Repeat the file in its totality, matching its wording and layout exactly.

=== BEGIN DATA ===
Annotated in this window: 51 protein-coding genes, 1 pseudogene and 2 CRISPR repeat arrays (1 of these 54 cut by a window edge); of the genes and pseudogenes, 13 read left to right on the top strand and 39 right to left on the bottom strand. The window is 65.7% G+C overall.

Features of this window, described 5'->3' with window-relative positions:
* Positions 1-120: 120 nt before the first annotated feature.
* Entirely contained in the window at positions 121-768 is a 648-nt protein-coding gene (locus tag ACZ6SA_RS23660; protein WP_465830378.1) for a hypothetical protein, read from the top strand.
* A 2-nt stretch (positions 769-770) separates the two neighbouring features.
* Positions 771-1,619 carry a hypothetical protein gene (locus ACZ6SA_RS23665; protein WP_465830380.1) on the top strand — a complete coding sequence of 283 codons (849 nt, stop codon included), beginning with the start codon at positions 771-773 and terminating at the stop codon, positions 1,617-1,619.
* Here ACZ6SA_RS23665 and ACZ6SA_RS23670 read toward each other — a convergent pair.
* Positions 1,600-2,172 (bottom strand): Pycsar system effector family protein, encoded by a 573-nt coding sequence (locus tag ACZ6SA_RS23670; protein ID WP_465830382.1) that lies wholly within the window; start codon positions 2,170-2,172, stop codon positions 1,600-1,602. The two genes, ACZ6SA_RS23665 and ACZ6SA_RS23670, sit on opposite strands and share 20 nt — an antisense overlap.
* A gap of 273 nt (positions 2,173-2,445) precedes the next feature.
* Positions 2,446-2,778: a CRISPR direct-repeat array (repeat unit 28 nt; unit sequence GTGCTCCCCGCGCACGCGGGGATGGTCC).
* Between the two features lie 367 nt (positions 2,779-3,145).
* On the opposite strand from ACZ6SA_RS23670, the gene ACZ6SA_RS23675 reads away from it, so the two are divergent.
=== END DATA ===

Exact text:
Annotated in this window: 51 protein-coding genes, 1 pseudogene and 2 CRISPR repeat arrays (1 of these 54 cut by a window edge); of the genes and pseudogenes, 13 read left to right on the top strand and 39 right to left on the bottom strand. The window is 65.7% G+C overall.

Features of this window, described 5'->3' with window-relative positions:
* Positions 1-120: 120 nt before the first annotated feature.
* Entirely contained in the window at positions 121-768 is a 648-nt protein-coding gene (locus tag ACZ6SA_RS23660; protein WP_465830378.1) for a hypothetical protein, read from the top strand.
* A 2-nt stretch (positions 769-770) separates the two neighbouring features.
* Positions 771-1,619 carry a hypothetical protein gene (locus ACZ6SA_RS23665; protein WP_465830380.1) on the top strand — a complete coding sequence of 283 codons (849 nt, stop codon included), beginning with the start codon at positions 771-773 and terminating at the stop codon, positions 1,617-1,619.
* Here ACZ6SA_RS23665 and ACZ6SA_RS23670 read toward each other — a convergent pair.
* Positions 1,600-2,172 (bottom strand): Pycsar system effector family protein, encoded by a 573-nt coding sequence (locus tag ACZ6SA_RS23670; protein ID WP_465830382.1) that lies wholly within the window; start codon positions 2,170-2,172, stop codon positions 1,600-1,602. The two genes, ACZ6SA_RS23665 and ACZ6SA_RS23670, sit on opposite strands and share 20 nt — an antisense overlap.
* A gap of 273 nt (positions 2,173-2,445) precedes the next feature.
* Positions 2,446-2,778: a CRISPR direct-repeat array (repeat unit 28 nt; unit sequence GTGCTCCCCGCGCACGCGGGGATGGTCC).
* Between the two features lie 367 nt (positions 2,779-3,145).
* On the opposite strand from ACZ6SA_RS23670, the gene ACZ6SA_RS23675 reads away from it, so the two are divergent.